Trivially, word comprehension improves over infancy (Bergelson & Swingley, 2012; Dale & Fenson, 1996; Fernald et al, 1998). However, it is unclear what causes improved comprehension with age. One possibility is that the input changes: parents may talk more or differently to older infants, spurring better comprehension. Another possibility is that a gradual accrual of very similar word-learning instances leads to greater comprehension. We use common nouns as a test-case for these two possibilities, combining in-lab eyetracking and corpus analysis in a longitudinal sample (n=44).
We examined word comprehension across semantic contexts (related and unrelated nounpairs), at three time-points (6, 12, and 18 months.) We also analyzed the input statistics of these words in a corpus of monthly day-long audio (n=12 per child) and hour-long video recordings (n=12 per child) of these same children in their home environment. We ask whether (1) in-lab comprehension is modulated by age and semantic relatedness and (2) at-home exposure to the tested words changes month-to-month.
In the eyetracking experiment, infants saw a two-image display. One image was labeled by their parent; parents could not see the screen. Image-pairs were semantically-related (SR, e.g. juice-milk) or semantically-unrelated (SU, e.g. juice-car), with each item occurring in both conditions (32 trials; 16 items.) Comprehension was indexed by the proportion of target looking over a 367-5000ms post-target-onset window, corrected for pre-target-onset looking. A mixed-effects linear model found a main affect of age-group, pre-target looking, and trial-type (all p<.05); an age x trial-type interaction was not justified by model comparison (p>.05; see Figure 1/2). Follow-up tests indicated that 12- and 18-month-olds exhibit abovechance performance in both conditions, and overall, but 6-month-olds only did so in the SU condition, with 23/32 infants attaining positive subjects means (M= .041, p=.013 by Wilcoxon Test; Figures 1-2).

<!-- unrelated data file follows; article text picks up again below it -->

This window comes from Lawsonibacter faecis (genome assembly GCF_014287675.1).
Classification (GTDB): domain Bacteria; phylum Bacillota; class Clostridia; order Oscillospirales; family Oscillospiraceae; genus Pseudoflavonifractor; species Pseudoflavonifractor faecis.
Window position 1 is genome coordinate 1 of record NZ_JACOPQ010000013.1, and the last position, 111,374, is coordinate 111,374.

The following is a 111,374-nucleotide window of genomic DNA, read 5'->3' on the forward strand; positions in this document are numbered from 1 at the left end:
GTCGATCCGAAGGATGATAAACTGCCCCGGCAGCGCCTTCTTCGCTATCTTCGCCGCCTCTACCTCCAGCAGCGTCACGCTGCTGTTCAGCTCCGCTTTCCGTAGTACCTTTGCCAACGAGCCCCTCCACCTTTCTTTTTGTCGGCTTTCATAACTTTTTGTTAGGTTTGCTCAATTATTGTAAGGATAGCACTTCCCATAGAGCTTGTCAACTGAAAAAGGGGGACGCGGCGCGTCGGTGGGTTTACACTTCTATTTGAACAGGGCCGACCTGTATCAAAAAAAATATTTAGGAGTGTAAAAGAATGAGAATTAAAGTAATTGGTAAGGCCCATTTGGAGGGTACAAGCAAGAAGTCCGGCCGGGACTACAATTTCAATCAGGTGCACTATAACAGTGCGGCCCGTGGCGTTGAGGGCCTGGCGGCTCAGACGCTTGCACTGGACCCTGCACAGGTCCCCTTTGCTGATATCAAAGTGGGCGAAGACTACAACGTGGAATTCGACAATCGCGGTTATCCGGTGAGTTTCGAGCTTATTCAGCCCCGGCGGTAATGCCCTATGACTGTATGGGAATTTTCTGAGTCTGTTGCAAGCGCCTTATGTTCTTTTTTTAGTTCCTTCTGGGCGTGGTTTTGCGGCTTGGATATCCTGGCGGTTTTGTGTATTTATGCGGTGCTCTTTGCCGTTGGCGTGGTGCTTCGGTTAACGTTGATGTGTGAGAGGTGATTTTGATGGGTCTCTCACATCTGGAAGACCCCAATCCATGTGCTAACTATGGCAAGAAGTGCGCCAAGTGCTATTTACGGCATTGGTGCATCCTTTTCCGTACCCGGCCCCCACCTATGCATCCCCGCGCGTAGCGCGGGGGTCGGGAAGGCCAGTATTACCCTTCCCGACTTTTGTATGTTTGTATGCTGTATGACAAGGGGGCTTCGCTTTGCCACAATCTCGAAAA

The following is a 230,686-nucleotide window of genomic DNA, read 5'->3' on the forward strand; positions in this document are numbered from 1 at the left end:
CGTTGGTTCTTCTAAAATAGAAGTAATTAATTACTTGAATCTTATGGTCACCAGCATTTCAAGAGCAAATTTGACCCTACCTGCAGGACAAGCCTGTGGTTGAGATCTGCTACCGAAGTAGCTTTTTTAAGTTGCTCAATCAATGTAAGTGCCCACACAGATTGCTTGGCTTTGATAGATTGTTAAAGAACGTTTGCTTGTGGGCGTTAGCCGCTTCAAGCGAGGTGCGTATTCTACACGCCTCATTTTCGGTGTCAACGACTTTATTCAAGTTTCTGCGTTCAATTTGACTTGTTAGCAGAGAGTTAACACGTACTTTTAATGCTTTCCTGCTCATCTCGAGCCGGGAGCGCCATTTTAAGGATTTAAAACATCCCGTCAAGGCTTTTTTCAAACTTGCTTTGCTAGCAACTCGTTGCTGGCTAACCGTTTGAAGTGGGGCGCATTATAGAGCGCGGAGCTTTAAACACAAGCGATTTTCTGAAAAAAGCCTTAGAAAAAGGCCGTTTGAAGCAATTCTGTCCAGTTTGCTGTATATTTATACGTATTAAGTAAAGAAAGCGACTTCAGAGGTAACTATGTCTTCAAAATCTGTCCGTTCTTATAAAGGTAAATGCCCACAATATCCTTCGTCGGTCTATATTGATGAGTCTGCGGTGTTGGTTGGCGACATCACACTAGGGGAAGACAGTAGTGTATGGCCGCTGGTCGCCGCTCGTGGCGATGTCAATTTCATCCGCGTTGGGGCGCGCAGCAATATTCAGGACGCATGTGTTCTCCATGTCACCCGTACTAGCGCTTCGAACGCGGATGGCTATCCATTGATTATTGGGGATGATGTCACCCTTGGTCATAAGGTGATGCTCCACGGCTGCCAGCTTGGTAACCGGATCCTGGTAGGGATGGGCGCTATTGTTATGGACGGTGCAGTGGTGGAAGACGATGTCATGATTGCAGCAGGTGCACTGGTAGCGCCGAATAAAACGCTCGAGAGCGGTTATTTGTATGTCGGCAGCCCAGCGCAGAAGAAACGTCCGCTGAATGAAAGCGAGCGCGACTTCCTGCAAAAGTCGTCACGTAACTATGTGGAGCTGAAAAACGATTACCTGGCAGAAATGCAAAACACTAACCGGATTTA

These infants heard the tested words very frequently in our home recordings Infants heard on average 10/16 types (69 tokens) in each daylong audio-recording, and 7/16 types (30 tokens) in each hour-long video. Tested words were heard from ~2 speakers, and were present and attended to 60% of the time. There was no evidence for changing exposure over time (Figure 3).
Together, these results confirm that older infants understand the tested words better than younger infants, and that understanding words in semantically-related visual contexts is more challenging. The complementary corpus results highlight that the input for these words is incredibly stable month-to-month. Infants’ improvement from 6-18 months does not seem to reflect relatively more words over time, more talker-variability, or different exposure conditions (as operationalized here). Rather, improvement seems to stem from an accrual of similar learning instances. This in turn is compatible with two accounts. On a “more data” account, more input leads to greater learning. On a “better learner” account, linguistic, cognitive, and social gains allow older infants to take better advantage of the same kind of data. We explore how to adjudicate between these accounts, to unpack how infants’ input over 6-18 months gives rise to more robust representations of concepts, word-forms, and meaning.